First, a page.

Pam Gaunt Errant #28 2008, wall piece, stenciled and painted industrially routed MDF etch primer and automotive paint, dimensions variable.

Recently, while flicking through some images of Wim Delvoye's series of lattice earthmoving vehicles, I began pondering the intersection or should I say interlace of functionality and ornamentation. The tension that exists in the chasm between the solidity and performance of robust design and the fragility and aesthetic of the decorative seems to be a driving core of contemporary art. In Delvoye's work the functionality of the objects is interrupted by their ornamentation, or is it the ornamentation that is interrupted by their attempted functionality? Or indeed is ornamentation functional in itself?

Similarly if Jorge Pardo is the go to man of contemporary art design then the reason for this must exist in his ability to make an object and/or structure second guess its own existence. Do we recognise things first for their material functionality or for their ability to camouflage their inherent capabilities? Heidegger suggested that we construct our world primarily through handling objects but I wonder if this is true, I wonder if perhaps ornamentation pre-orchestrates knowledge before objects comes to us 'at-hand'.

To create a world which derives its ethical desire to act from its aesthetic surroundings seems central to the work of Western Australian artist Pam Gaunt. Conceptual questions tumble out of her work as the semiotic nature of design and its relationship to pattern are put through the hand-wringer. Extracting the very essences of motif, Gaunt's large scale floating and hanging sculptures create a veritable hanging garden of Babylon within the gallery space.

Her solo show Errant Abstractions includes a plethora of large layered cut-out pieces hanging down from the roof. Suspended like potted handiwork, they look gentle and buoyant but are actually industrially routed cuts of MDF, covered in automotive paint and hanging off solid wiring. In Gaunt's work it seems the perception of fragility is more important then the actuality of it. Do we immediately manifest the decorative as fragile?

Borrowing freely from the aesthetics of Middle Eastern, Asian and Eastern European designs, Gaunt's motif collectives are an amalgamation of decorative forms that reside somewhere in our collective consciousness. As an accumulation, the symbols draw out a global tale of pattern appreciation, somehow manifesting their significance to our visual history. But as the motifs mesh, expand and contract, Gaunt leaves the viewer floating in between actualising her work's forms in their mind and simply allowing the artifice to wash over them. All the time the work is creating new anthologies of meaning which may or may not come to rest.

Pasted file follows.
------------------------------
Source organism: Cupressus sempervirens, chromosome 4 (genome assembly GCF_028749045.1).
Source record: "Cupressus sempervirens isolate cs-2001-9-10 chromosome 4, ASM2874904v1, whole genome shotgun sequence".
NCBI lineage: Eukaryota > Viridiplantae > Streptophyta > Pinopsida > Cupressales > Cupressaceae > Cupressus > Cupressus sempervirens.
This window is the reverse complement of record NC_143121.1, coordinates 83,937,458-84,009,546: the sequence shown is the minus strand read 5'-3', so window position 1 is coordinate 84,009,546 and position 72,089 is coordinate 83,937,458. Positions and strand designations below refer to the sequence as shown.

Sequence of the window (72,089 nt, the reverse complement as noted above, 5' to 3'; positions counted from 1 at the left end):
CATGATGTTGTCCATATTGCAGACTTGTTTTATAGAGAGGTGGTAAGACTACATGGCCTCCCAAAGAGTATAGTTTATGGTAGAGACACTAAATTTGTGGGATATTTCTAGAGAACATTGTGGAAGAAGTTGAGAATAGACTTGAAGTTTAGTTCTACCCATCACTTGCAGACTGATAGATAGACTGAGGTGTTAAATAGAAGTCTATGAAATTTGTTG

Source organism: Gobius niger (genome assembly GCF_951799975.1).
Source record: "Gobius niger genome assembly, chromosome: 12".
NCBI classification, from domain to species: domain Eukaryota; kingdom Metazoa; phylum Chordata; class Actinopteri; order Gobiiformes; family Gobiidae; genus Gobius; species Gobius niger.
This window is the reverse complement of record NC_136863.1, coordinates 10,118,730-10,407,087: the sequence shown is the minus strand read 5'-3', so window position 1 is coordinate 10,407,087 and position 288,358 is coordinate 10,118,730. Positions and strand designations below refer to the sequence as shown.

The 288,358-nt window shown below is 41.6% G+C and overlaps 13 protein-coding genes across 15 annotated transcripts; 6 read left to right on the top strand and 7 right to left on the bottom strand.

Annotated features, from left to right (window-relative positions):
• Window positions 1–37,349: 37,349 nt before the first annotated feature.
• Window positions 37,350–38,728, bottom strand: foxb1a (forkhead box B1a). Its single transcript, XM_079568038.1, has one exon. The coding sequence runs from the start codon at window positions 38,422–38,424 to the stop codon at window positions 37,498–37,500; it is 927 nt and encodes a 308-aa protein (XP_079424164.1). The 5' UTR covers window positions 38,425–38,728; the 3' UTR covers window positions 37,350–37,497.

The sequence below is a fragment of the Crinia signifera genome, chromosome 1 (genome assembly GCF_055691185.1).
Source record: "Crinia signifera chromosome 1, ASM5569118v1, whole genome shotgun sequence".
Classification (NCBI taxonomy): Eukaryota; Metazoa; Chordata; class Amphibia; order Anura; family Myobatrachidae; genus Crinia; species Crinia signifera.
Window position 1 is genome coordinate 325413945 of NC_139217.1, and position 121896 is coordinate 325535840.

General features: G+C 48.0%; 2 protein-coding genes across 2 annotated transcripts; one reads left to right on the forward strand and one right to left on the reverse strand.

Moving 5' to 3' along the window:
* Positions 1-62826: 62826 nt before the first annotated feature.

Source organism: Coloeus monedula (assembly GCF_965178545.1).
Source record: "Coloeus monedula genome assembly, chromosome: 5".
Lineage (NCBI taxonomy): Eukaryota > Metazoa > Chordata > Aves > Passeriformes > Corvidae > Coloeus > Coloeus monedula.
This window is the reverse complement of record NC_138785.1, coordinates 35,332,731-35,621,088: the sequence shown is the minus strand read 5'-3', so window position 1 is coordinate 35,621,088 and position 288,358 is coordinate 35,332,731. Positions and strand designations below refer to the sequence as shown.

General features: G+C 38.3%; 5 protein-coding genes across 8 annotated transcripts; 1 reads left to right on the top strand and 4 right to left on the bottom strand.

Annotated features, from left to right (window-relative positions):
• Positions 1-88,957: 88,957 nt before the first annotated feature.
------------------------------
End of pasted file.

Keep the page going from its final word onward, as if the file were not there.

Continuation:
The sensuality between hard material, definitive edges and the ethereal forms of the work shortfuses our normal appreciation of functionality whilst, almost on the run, seriously questioning our collective cultural desires as they pertain to domestic design and contemporary cubical living. How will we be remembered, as functional urban dwellers or as a culture with a 'flippant' desire to decorate? (Are they the same thing?) Indeed what serious role does ornamentation play in politically actualising our spaces? Plenty, I would suggest.

Several larger forms climb up the walls of the gallery, referencing but never settling on many different styles of patterning. These pieces pull together like metallic fibres to a magnet. Other smaller works on the wall are laser cut steel, further enforcing that the perceived fragility in Gaunt's neo-decorative work is as ornamental as the decorative designs themselves. This tension between strength and fragility is constantly enjoyable, as is the boundless energy in the designs, their intelligent conception and ensuing composition.

Decorative used to be a dirty word in art, it's not any more. A return to the decorative can be seen in much contemporary art, for example in Kathryn Del Barton's portraits or Sangeeta Sandrasegar's delicate paper cuts. Pam Gaunt finds herself at the forefront of this wave and Errant Abstractions measures well current fascinations between design and art, the functional and the ornamental, and our more psychological, almost inherent obsession with the decorative in spite of a driving economic imperative of form and function. Ultimately there is a deep humanism to Gaunt's work.